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Saturday, September 28, 2013

Stop Dead. Leigh Russell. No Exit Press (2013)

An engaging and enjoyable crime story, with a wide ranging cast and thoughtful plot mechanics. A businessman is found murdered and his wife and her lover are the natural suspects. When the victim's business partner is killed in the same way, followed by another murder the case becomes more complicated. The set up is well done, the investigation is thoughtful, the threads of the situation are carefully picked up and the reveals cleverly staged as the deep and bloody roots of the crimes start to become exposed.
One of the striking and enjoyable aspects to this story is the way that Leigh Russell uses minor cast members to introduce the murders and then lets the major cast players take over. She invests enough time and detail in the the walk on parts that the situation they find themselves in feels as disruptive and horrifying as it should, they respond in interesting and credible ways to the shock they receive and this solves a problem in a police procedural. How do you convey the shock of  a murderous assault or finding a murder victim if the cast encounter them as part of their professional lives? Having civilians, who have been given an opportunity to register with the reader first, be the finders gives the scope of the event more weight and depth. The professionals take over and move the case on, the impact of the event has already been established.
The lead investigator Detective Inspector Geraldine Steel, newly transferred to London from Kent, is an attractive lead character. Capable and competent, she leads the investigation with professional care while suffering from a credible dislocation from her transfer.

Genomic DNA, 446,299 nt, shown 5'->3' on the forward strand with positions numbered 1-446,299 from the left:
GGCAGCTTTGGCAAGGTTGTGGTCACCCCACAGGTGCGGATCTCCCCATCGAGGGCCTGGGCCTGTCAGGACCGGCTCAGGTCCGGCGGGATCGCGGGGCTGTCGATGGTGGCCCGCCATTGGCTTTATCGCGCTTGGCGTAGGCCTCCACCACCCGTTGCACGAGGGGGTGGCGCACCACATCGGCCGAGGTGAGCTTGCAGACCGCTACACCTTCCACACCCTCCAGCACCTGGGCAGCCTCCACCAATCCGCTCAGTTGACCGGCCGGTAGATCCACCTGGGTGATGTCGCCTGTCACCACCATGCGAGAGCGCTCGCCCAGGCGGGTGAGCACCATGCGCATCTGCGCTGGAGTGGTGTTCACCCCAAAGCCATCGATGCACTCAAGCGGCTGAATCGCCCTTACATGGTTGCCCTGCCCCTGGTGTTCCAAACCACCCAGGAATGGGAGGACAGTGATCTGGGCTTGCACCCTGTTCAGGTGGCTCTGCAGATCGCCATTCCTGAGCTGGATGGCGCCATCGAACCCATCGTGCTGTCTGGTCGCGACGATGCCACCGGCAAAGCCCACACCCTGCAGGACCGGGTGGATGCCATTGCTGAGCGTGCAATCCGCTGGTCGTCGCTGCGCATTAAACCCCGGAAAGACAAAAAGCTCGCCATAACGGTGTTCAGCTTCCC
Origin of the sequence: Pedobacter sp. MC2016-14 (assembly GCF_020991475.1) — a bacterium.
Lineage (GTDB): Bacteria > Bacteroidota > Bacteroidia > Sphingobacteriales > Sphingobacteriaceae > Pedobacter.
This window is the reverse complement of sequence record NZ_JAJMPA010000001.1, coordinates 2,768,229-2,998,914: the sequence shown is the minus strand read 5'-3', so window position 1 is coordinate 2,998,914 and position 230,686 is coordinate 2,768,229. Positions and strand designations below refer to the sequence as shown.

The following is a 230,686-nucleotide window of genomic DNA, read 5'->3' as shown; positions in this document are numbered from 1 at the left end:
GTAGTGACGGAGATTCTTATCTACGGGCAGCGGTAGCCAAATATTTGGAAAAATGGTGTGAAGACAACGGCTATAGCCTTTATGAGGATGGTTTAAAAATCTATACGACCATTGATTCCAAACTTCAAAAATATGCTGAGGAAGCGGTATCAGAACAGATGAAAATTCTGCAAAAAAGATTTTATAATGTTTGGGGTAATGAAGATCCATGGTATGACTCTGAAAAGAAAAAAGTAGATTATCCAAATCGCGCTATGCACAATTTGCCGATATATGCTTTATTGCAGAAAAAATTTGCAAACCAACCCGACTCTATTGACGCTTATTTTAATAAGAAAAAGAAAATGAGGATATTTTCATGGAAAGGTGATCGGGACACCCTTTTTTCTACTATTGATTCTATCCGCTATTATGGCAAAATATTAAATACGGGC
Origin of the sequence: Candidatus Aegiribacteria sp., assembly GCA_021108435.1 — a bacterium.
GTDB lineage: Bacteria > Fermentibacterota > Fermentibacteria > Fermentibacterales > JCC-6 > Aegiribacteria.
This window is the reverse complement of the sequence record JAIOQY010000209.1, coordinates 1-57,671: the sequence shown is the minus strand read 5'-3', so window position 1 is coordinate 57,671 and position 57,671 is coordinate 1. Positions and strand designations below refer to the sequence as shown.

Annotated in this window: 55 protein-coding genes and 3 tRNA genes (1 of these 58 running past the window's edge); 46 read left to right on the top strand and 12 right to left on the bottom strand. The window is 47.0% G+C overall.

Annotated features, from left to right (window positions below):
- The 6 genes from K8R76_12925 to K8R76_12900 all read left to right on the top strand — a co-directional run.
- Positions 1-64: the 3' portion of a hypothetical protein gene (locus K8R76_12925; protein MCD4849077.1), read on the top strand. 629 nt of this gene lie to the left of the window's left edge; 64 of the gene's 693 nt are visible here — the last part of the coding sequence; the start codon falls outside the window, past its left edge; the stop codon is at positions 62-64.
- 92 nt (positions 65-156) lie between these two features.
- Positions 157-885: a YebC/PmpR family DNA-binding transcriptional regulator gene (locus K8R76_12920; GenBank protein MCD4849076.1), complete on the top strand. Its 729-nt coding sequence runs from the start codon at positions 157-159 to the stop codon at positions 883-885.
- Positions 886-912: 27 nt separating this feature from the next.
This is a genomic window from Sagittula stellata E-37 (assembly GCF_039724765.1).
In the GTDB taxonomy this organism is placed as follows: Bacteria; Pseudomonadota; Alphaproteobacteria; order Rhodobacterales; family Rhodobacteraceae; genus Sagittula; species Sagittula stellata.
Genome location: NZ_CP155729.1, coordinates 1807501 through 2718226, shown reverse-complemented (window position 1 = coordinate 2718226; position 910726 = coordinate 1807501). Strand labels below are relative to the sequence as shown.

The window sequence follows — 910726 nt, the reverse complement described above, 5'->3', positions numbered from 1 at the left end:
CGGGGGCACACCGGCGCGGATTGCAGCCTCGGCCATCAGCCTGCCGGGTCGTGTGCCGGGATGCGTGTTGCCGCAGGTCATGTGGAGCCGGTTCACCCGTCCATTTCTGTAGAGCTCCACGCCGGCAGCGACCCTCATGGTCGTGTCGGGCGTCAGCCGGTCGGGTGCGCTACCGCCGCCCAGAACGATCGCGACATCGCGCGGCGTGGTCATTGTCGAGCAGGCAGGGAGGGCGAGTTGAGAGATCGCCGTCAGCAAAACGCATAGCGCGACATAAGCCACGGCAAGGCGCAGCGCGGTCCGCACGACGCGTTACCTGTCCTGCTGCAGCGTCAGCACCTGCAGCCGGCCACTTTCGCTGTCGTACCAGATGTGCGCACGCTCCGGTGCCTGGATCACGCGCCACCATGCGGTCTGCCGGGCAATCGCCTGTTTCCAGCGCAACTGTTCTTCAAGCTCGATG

The supporting cast are well developed with one interesting exception. One of the cast is given a set up that does not play out, it feels like a road not taken. It does not harm the story,  it is a major enough set up that the absence of any follow through is curious. The significant sub plot involving the wife of the first victim and her lover is very nicely done, the stress of the events and the impact of the investigation is well developed. It gives more force to the whole story by capturing the fallout from the events that they find themselves caught up in and reacting to.
The plot is clever, it unfolds carefully and the shifts and twists that never give a sense of being forced in to solve a narrative problem. They emerge naturally and the pacing means that they are very well set. The tone is low key and restrained, this allows the action to stand out when it needs to. Leigh Russell has a gift for quick and effective charachterisation and smart plots, good fun.

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